Five steps to ensure your supply chain is slavery free – and we never see a repeat of the Morecambe...

Jon Williams
posted by Jon Williams
15 October 2014

Jon Williams, CSR manager at AchillesThe UK government announced this week that large businesses will have to include in their annual reports details of how they are tackling slavery in their supply chains.

It’s a poignant time to take action – 10 years on from the Morecambe Bay cockling disaster, which saw 23 people drown while picking cockles for just 9p per pound.

So it is more than disappointing to see new figures from the Salvation Army, which show a 62 per cent increase in the number of victims of slavery they had been called on to support this year.

It is quite right that businesses should report on efforts to tackle slavery. But by its nature, slavery is hidden in the supply chain and businesses could be hampered by a lack of visibility of suppliers, inadequate data and irregular auditing.

Independent research for Achilles found that only 51 per cent of large UK manufacturers are regularly auditing their Tier 1 suppliers on whether they used slave labourers. Only 38 per cent of manufacturers audited suppliers at Tier 2.

But, since the survey was carried out in early 2014, we have seen a number of multinational manufacturers take huge leaps to ensure slave labour is not a part of their supply chain.

In the past, multinational businesses asked suppliers about high-level policies. But now we are seeing multinationals demand far more comprehensive information about how suppliers are tackling slavery and other CSR issues. They also require suppliers to report back on their sub-supply chains.

It’s a great start, but we recommend businesses take five steps to ensure that never again do we see a repeat of the Morecambe Bay tragedy:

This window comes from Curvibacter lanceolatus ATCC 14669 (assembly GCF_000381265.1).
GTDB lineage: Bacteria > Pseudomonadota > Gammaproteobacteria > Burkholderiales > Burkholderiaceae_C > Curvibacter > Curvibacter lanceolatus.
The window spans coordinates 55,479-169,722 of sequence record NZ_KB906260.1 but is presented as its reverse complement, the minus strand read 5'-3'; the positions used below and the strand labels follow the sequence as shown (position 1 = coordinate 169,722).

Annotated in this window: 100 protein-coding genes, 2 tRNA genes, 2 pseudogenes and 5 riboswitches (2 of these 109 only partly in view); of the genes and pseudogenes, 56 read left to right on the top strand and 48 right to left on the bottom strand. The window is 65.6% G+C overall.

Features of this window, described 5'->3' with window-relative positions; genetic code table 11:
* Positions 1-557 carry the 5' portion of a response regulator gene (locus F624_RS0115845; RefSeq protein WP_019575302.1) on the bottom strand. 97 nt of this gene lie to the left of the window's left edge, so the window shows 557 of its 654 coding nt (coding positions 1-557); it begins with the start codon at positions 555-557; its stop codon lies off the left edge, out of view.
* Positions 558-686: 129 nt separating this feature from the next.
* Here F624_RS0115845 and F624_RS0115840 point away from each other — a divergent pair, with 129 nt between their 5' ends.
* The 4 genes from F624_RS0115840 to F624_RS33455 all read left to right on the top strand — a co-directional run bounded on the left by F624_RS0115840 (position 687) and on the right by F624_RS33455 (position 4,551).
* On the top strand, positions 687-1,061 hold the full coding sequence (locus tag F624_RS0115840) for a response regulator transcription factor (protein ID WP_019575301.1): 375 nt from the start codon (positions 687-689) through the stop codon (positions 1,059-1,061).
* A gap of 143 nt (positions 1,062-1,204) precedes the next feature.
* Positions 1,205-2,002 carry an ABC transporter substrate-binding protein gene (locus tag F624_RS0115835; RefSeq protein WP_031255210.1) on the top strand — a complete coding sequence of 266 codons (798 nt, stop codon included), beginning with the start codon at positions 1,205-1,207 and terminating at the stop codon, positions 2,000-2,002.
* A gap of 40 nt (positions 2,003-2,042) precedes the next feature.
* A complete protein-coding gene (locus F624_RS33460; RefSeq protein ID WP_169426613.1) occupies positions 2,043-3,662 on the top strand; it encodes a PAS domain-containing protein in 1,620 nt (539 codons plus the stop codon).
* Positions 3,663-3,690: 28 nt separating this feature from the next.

1) Implement a comprehensive pre-qualification system including all social responsibility and sustainability issues. This provides an opportunity, in a single questionnaire, to protect everyone in the supply chain by consistently asking CSR questions throughout the supply chain.

2) Implement a system for managing information about their suppliers. Having an easy to use database of maintained and up-to-date information on suppliers allows buyers to proactively identify and mitigate potential risks.

3) Adopt a collaborative approach to gathering information. There is strength in numbers. With many companies sharing suppliers, it makes sense for whole industries to work collaboratively on sourcing supplier information to reduce the administrative burden.

4) Map supply chains to find out the identity of all suppliers. By mapping suppliers across multiple tiers risks can be highlighted. Without doing so the buyer has no understanding of the risks to their reputation or whether suppliers are being responsible in their activities.

5) Audit. The reality of what is happening at a factory or worksite and what a company advertises on paper can be poles apart. Independent audits pull back the curtain and allow a buyer to spot any potential risks.

☛ Jon Williams is CSR manager at Achilles.

LATEST
JOBS
Hounslow, Heathrow /Richmond upon Thames
Competitive salary depending on experience plus generous share award
Tails.com
London
GBP40000 - GBP50000 per annum + Excellent Benefits Package
Bramwith Consulting
SEARCH JOBS
CIPS Knowledge
Find out more with CIPS Knowledge:
  • best practice insights
  • guidance
  • tools and templates
GO TO CIPS KNOWLEDGE